As the World marks 2016 Humanitarian Day, Nigeria has decided to return its citizens taking refuge in the neighbouring countries safely and in dignified manner.
Nigeria currently has 2,000 refugees in Cameron, 26,000 in Chad and 55,000 in Niger Republic.
The government has been rendering humanitarian services to the refugees in their camps with the assistance of United Nations High Commissioner for Refugees (UNHCR).
Mr Muhammed Sidi, Director-General of National Emergency Management Agency (NEMA), said on Friday in Abuja that discussion was ongoing with governments of those countries to ensure that the refugees returned.
He noted that most of the refugees fled from Nigeria due to insurgency, but restated that the military had recaptured their communities from Boko Haram and restored peace.
“There is an ongoing discussion with government of those countries that refugees who want to return voluntarily to Nigeria will return in a dignified manner and we don’t want to move them from camp to camp.
“We intend taking them back to their communities.
“The President has inaugurated a Presidential Committee to rehabilitate and reconstruct some of the infrastructures that were damaged in those communities,’’ h said.
The director-general confirmed that 2.1 million people were internally displaced in Nigeria.
He added that the figure had continued to change due to the successes being recorded by the military in the fight against Islamists.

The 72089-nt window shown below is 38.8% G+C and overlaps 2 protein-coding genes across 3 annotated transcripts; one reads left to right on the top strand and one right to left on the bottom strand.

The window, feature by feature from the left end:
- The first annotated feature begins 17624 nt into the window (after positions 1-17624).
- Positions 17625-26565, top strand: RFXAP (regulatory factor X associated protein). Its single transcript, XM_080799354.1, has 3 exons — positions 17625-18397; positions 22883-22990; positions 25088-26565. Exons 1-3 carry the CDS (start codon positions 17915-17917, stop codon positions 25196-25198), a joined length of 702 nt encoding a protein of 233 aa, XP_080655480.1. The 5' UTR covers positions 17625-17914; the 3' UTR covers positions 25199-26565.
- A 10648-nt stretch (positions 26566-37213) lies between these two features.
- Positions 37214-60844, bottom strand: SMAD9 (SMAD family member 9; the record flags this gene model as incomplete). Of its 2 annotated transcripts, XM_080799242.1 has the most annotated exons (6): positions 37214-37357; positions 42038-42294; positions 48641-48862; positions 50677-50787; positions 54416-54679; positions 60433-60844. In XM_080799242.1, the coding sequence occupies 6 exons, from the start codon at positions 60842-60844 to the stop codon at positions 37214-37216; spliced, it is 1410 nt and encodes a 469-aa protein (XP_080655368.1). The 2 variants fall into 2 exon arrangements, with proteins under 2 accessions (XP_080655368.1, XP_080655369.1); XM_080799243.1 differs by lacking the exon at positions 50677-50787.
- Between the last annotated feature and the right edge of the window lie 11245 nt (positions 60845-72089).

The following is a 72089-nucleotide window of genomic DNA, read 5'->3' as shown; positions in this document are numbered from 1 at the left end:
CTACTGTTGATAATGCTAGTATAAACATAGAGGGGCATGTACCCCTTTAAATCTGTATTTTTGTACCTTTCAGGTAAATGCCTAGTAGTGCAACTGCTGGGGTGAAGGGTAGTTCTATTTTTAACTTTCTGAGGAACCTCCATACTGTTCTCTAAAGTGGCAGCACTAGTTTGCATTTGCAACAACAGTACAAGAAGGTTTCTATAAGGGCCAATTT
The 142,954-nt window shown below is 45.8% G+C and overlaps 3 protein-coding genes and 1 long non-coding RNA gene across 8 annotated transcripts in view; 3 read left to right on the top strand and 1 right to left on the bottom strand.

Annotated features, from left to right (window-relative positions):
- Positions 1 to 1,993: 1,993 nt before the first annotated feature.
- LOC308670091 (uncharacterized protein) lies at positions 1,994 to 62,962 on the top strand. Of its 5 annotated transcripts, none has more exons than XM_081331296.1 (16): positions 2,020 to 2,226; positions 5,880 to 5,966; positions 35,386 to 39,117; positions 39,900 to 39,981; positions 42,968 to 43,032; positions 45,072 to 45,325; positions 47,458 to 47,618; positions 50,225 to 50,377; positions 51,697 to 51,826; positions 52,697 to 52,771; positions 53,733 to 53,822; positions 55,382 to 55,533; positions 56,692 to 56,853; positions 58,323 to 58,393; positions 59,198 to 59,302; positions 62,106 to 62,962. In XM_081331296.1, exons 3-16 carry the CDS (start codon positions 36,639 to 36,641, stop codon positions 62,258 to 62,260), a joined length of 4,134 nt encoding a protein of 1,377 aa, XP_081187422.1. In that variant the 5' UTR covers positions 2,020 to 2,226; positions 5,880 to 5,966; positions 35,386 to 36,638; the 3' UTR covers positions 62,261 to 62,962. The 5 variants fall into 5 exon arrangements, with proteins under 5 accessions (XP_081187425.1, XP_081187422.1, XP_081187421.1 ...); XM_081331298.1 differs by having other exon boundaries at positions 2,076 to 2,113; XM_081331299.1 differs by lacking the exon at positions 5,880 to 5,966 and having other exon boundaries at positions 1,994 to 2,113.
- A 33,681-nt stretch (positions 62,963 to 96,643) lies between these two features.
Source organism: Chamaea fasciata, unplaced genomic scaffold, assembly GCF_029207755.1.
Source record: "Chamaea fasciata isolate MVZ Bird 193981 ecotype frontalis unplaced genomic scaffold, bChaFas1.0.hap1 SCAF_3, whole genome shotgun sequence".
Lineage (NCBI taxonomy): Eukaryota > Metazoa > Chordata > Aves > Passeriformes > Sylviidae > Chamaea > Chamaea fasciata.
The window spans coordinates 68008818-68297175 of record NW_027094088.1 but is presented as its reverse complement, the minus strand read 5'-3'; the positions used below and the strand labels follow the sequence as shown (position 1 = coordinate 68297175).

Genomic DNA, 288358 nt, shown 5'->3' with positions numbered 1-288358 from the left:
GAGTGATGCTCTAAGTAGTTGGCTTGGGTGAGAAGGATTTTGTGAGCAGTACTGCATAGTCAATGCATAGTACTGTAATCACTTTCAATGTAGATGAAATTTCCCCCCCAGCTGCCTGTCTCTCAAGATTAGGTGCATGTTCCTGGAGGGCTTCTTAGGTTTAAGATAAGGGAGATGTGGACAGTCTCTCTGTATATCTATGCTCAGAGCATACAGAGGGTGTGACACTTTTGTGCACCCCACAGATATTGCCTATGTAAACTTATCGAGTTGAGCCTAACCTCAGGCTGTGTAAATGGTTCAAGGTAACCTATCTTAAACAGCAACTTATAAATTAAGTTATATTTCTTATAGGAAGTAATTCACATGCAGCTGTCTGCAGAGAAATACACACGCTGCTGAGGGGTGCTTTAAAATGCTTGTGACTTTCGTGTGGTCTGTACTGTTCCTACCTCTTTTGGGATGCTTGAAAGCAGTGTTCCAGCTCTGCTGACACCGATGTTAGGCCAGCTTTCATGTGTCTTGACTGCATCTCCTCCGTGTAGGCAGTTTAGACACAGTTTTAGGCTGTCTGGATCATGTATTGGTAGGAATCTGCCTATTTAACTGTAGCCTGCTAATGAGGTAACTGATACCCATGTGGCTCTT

He said that 40 per cent of the camps have been shut because the displaced persons voluntarily returned to their communities, which had been liberated from the insurgent.
“Governments at all levels are trying their best; Federal Government through NEMA, has been rendering assistance to the camps and the host communities since 2009.
“The state governments are doing their best but it is really not enough because of the magnitude of the problems; they are people who require special attention.’’
He stated that World Humanitarian Day was aimed at paying tribute to those who lost their lives in humanitarian services and to celebrate those that surmounted threats to life.
In his remarks, Jan Rogge, Country Director, Oxfam Nigeria, who collaborated with NEMA to organise a “walk’’, said people in North-East were in dire need, adding that they were currently reaching out to 250,000 people.
He said that at the end of 2017, Oxfam hoped to reach out to 1.5 million people, and commended the government and humanitarian agencies for assisting the IDPs.